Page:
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99% of the time, a vibration after a gear/rear swap is caused by the driveshaft.

either get an alum one, or take your current one into a good shop and make sure it's balanced
 

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I read through this post and did not see if you tried just sitting still and revving the car in neutrol? Mine still vibrates when I do this and would seem to eliminate anything from the mid trans back. Mine has an engine vibration somewhere, I changed the balancer, no help. I have a new flex plate but no time to change it. I think the rubbing investigation may be worth my time for sure when i get it. I have not looked into the trans mount either. Good luck, i feel your pain.
 

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Not the engine. I just built it because the person I bought the last engine never balanced the rotating assembly and it actually DID have a bad vibration. This one is smooth. Well, as smooth as a 393w can be with a 7000 rpm cam in it…
It is definitely drive train, either the transmission or driveshaft, obviously not likely the transmission. The shop who made the shaft is recommended by everybody in my area, so taking it in for rebalance is last resort.

Thanks
dave

I read through this post and did not see if you tried just sitting still and revving the car in neutrol? Mine still vibrates when I do this and would seem to eliminate anything from the mid trans back. Mine has an engine vibration somewhere, I changed the balancer, no help. I have a new flex plate but no time to change it. I think the rubbing investigation may be worth my time for sure when i get it. I have not looked into the trans mount either. Good luck, i feel your pain.
 

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One telling sign is whether you feel the vibration in the seat of your pants or in the steering wheel more. Typically that will point to front suspension or everything else. As was said, a LOT of vibration issues are related to transmission mounts.

I see you used pinion wedges to get change the pinion. But I don't see what you measured the pinion angle to be. This is something you can't eyeball. Pinion angle is HUGE in clearing vibration issues. I see a lot of classic mustangs with with a TON of positive pinion angle. With rubber bushings I'd want to see about -5 to -6 degrees pinion and with the good poly bushings about -2 to -3. I've seen classic cars with as much as 5 degrees positive. Under power, the pinion is going to rotate up and if you start with too much positive pinion angle you end up with harmonics transmitted through the driveshaft as the u joint slightly binds in it's travel.
 

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I had not considered the front suspension. I have a rack in there with new wheels and new tires and it was recently aligned and bump steer set. I have run the car in the air and the vibration is still there. It has been narrowed down to the trans/ driveshaft.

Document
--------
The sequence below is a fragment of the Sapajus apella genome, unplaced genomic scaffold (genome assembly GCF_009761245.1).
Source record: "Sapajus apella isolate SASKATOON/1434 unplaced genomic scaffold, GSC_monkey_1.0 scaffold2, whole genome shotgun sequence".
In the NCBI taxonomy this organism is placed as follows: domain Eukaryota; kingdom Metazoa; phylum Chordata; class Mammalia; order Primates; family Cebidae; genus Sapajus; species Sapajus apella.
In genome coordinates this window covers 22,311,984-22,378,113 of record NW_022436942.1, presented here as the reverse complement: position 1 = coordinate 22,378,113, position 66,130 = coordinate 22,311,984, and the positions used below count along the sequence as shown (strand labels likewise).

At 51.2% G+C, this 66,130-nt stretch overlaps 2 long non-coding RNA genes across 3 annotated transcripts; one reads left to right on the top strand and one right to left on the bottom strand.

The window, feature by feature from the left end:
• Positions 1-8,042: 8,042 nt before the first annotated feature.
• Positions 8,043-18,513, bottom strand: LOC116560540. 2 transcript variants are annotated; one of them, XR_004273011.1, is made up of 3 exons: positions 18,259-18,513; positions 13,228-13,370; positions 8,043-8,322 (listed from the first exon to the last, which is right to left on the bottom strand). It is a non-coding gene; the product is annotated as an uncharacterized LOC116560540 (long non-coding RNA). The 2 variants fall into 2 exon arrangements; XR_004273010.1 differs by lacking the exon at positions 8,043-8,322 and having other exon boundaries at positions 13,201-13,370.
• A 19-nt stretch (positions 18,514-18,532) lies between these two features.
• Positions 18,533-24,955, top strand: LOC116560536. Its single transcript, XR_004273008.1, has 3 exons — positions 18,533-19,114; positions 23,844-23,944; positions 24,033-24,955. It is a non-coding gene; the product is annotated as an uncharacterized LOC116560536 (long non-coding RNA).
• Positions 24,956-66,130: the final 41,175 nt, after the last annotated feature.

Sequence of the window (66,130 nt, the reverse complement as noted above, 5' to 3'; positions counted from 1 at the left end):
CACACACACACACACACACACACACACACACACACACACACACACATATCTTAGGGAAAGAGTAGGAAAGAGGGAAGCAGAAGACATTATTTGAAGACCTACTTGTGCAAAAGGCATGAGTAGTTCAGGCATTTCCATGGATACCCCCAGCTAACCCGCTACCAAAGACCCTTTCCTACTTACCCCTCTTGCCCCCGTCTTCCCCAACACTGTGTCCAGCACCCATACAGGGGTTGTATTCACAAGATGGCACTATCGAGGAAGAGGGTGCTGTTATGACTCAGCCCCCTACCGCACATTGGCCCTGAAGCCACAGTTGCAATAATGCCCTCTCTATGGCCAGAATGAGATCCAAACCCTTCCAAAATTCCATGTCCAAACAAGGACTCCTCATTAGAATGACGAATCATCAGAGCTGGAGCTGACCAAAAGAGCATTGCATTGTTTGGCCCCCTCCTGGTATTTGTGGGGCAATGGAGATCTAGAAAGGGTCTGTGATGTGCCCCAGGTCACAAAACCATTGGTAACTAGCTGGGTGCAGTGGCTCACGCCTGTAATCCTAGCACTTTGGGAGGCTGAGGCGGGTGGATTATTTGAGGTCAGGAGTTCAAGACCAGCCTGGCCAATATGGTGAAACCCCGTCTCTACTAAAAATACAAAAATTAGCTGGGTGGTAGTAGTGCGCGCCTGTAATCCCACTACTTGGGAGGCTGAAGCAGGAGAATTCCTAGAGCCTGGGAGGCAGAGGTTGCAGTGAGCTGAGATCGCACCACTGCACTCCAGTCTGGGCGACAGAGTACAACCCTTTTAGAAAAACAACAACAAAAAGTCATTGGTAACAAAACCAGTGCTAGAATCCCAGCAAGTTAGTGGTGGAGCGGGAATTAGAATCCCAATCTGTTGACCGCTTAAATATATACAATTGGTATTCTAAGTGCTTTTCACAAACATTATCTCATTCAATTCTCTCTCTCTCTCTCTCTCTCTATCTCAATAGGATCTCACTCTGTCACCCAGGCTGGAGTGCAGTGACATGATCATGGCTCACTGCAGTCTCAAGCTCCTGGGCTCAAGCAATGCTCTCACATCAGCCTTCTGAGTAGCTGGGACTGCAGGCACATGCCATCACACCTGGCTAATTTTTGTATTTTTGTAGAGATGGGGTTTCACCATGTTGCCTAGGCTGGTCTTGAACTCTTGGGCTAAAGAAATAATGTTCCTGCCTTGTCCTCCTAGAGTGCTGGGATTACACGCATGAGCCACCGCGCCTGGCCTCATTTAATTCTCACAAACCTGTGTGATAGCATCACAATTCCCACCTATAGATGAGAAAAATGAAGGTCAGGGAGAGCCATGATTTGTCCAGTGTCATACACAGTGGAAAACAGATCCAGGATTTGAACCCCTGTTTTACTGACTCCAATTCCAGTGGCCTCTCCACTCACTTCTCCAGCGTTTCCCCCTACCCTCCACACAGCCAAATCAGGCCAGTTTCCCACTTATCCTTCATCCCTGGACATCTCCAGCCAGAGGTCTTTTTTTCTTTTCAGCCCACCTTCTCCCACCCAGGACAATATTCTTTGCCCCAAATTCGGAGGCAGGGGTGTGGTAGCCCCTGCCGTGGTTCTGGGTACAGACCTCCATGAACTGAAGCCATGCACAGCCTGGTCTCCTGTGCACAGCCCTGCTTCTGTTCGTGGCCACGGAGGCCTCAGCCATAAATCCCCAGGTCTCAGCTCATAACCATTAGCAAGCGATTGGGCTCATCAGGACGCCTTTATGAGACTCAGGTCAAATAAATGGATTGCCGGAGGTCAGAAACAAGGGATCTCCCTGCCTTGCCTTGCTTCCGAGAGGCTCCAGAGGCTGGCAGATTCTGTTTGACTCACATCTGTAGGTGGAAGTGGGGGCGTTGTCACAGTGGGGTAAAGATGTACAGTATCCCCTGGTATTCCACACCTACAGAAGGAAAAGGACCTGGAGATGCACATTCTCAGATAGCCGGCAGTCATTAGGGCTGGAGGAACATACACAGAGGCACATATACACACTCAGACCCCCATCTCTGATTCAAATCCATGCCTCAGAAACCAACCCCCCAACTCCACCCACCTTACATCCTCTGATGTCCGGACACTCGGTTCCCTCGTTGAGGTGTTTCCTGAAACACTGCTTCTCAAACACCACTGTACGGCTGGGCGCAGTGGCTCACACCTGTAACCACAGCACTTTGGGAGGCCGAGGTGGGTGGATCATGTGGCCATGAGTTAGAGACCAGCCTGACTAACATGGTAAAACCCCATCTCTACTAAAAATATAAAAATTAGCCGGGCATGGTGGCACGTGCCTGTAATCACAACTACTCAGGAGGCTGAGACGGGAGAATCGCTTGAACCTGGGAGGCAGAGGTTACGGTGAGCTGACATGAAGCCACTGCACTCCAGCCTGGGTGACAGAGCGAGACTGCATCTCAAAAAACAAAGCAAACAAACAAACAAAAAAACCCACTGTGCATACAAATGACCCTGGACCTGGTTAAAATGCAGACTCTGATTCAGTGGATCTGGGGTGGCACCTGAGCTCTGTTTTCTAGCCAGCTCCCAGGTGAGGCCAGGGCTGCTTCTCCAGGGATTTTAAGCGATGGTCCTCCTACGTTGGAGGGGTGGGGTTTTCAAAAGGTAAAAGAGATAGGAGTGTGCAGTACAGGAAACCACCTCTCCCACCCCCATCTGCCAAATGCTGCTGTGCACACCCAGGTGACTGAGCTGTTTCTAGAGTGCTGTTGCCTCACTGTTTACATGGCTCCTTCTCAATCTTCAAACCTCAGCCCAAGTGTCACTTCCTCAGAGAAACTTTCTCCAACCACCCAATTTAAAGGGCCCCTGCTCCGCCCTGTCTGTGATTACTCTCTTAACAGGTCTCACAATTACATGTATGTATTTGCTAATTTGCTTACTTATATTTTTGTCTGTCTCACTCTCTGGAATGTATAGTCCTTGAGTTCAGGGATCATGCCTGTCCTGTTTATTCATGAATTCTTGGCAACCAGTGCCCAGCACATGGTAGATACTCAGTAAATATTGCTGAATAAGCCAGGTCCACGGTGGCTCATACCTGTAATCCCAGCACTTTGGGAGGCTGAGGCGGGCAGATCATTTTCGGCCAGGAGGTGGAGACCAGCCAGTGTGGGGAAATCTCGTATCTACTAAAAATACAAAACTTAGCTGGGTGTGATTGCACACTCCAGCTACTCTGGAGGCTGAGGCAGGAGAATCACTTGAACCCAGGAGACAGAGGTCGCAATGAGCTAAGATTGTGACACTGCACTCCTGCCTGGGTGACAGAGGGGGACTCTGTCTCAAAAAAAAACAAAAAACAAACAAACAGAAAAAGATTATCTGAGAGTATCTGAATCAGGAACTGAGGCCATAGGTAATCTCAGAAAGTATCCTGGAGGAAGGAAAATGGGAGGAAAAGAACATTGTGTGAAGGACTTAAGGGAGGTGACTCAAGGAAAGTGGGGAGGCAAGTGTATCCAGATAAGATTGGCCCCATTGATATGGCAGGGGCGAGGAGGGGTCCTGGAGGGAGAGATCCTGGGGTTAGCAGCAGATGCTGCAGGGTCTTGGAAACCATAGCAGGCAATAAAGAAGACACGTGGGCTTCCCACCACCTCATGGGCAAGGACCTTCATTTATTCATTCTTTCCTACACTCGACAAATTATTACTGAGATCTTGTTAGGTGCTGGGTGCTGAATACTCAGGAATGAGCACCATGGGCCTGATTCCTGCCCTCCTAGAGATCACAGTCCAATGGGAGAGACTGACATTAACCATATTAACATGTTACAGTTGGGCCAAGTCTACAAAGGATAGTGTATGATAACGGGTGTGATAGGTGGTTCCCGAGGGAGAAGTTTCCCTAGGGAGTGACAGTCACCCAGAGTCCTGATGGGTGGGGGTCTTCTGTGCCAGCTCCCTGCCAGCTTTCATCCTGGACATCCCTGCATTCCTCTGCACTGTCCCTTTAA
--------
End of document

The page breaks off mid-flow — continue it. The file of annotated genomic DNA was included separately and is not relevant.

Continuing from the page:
I have a digital magnetic angle inclinometer which I intend to use to measure the angles. I have not done it yet because I do not see a clear way to measure the angles accurately, but I have a couple of ideas.
I was guessing before with the wedges, going 2-4 degrees in both directions with no change in the vibration.
It does seem reduced when accelerating and worst when coasting. This could indicate too much negative angle, assuming “pinion up” is positive. More acceleration would rotate the pinion up, making the trans line and pinion line more parallel. However, I rotated the axle a good deal in the positive direction with no change.
Anyways, this is all guessing. Once the angles are set right I can eliminate this variable.
Thanks
Dave



One telling sign is whether you feel the vibration in the seat of your pants or in the steering wheel more. Typically that will point to front suspension or everything else. As was said, a LOT of vibration issues are related to transmission mounts.

I see you used pinion wedges to get change the pinion. But I don't see what you measured the pinion angle to be. This is something you can't eyeball. Pinion angle is HUGE in clearing vibration issues. I see a lot of classic mustangs with with a TON of positive pinion angle. With rubber bushings I'd want to see about -5 to -6 degrees pinion and with the good poly bushings about -2 to -3. I've seen classic cars with as much as 5 degrees positive. Under power, the pinion is going to rotate up and if you start with too much positive pinion angle you end up with harmonics transmitted through the driveshaft as the u joint slightly binds in it's travel.
 
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